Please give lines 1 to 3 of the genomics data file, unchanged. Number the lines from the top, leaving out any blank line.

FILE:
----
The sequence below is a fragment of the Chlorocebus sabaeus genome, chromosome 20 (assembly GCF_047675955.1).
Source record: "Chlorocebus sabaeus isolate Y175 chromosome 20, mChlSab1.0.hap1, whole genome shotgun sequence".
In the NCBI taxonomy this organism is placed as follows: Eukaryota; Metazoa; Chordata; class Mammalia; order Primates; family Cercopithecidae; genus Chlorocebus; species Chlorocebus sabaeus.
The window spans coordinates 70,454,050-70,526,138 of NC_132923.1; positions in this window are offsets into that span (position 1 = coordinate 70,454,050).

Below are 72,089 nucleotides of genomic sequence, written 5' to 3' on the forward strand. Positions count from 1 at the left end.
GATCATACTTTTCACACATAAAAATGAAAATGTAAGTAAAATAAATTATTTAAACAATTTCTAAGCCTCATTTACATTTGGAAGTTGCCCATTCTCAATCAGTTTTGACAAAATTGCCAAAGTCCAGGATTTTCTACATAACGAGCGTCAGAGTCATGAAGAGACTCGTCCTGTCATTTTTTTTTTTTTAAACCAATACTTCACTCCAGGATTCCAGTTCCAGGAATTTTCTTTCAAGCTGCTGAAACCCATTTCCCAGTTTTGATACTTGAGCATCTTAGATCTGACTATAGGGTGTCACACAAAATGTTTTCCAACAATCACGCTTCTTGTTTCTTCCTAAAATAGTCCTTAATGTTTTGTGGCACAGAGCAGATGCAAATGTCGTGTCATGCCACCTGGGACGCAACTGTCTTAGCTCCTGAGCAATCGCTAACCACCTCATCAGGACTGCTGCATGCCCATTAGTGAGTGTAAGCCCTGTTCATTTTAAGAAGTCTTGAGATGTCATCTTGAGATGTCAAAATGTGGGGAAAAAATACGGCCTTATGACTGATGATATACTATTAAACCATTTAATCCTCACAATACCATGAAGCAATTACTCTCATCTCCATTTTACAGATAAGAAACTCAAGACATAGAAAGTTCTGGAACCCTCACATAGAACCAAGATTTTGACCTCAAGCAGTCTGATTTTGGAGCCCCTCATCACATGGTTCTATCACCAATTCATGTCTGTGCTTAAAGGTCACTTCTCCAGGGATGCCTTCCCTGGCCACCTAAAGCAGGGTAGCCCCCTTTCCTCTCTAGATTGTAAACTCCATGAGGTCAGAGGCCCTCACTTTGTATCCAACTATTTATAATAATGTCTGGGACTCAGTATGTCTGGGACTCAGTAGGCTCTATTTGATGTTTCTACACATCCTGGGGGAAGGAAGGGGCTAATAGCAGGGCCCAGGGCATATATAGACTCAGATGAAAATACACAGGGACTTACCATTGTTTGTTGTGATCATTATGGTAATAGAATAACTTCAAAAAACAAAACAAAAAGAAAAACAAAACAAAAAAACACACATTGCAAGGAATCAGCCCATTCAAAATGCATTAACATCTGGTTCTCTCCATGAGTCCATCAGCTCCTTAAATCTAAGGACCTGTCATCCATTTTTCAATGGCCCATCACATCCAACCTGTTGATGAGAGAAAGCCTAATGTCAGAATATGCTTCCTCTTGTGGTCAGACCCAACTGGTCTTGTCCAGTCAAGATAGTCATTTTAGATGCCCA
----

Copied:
The sequence below is a fragment of the Chlorocebus sabaeus genome, chromosome 20 (assembly GCF_047675955.1).
Source record: "Chlorocebus sabaeus isolate Y175 chromosome 20, mChlSab1.0.hap1, whole genome shotgun sequence".
In the NCBI taxonomy this organism is placed as follows: Eukaryota; Metazoa; Chordata; class Mammalia; order Primates; family Cercopithecidae; genus Chlorocebus; species Chlorocebus sabaeus.